In defense of solitude

“If you’re lonely when you’re alone, you’re in bad company.” – Jean-Paul Sartre

There are many things that have been said about Sartre’s philosophy. Prolific writer, activist, thinker – the quintessential 20th Century Frenchman. And from this quote, you have to believe that he enjoyed his alone time.

In solitude, you discover who you are. If you’re honest with yourself. You strip away the masks you wear for others, and in listening to that “still, small voice” you are able to be in touch with your true nature.

That’s no small feat. And when we’re constantly under bombardment from outside sources, retreating to solitude every once in a while is an important tactic to maintain our individuality… and our sanity.


Another in a series of thoughts on decluttering and belongings, the French culinary specialists have given the world mise-en-place, or everything in its place. And the principle extends beyond the kitchen. When I lived in my small home, I tried to adhere to this principle to maintain my sanity (with mixed results).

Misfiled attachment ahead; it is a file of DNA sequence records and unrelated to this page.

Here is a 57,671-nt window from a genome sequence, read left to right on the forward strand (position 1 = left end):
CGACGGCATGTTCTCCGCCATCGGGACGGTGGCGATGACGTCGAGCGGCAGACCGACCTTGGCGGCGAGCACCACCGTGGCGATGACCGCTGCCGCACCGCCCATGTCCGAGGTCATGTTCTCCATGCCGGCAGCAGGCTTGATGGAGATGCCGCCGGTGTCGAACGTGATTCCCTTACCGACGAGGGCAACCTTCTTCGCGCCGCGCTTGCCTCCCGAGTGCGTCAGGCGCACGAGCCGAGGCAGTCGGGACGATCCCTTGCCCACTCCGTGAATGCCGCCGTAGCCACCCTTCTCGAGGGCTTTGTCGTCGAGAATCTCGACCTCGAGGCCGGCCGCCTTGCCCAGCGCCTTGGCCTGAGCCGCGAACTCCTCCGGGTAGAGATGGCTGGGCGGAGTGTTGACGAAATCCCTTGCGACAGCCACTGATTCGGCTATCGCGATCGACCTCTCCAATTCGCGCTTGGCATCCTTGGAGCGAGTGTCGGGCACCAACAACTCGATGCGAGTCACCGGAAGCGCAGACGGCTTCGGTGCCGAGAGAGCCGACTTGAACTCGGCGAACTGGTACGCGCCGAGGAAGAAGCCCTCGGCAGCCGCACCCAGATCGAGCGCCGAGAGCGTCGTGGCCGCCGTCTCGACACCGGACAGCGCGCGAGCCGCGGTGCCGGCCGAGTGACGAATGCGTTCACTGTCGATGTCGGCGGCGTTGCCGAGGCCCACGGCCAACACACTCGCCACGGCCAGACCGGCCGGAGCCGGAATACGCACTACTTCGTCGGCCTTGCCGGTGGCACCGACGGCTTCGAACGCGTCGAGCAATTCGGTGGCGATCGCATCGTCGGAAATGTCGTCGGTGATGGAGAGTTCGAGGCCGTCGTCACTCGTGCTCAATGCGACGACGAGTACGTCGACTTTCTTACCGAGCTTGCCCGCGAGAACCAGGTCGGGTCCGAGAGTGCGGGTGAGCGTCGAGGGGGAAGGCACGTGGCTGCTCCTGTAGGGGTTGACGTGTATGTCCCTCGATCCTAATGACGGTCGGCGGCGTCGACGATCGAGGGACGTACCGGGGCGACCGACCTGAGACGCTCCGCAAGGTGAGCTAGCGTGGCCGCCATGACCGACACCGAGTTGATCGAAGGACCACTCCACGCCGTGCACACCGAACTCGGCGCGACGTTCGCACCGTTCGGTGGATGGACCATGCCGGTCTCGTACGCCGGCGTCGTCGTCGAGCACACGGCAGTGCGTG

How far you take it is up to you. Maybe the bookshelves keep a clean and orderly appearance.


Or you meticulously organize your pantry.


On the other hand, maybe you’re lucky if everything fits on a shelf. 11844881464_95278ba223_b

Whichever side you currently find yourself on, remember that it can be better. Find a home for everything – one that looks pleasing to your eye. Then, make sure every item returns to its home after use.

If you don’t have room for everything, then that’s a discussion for a later time.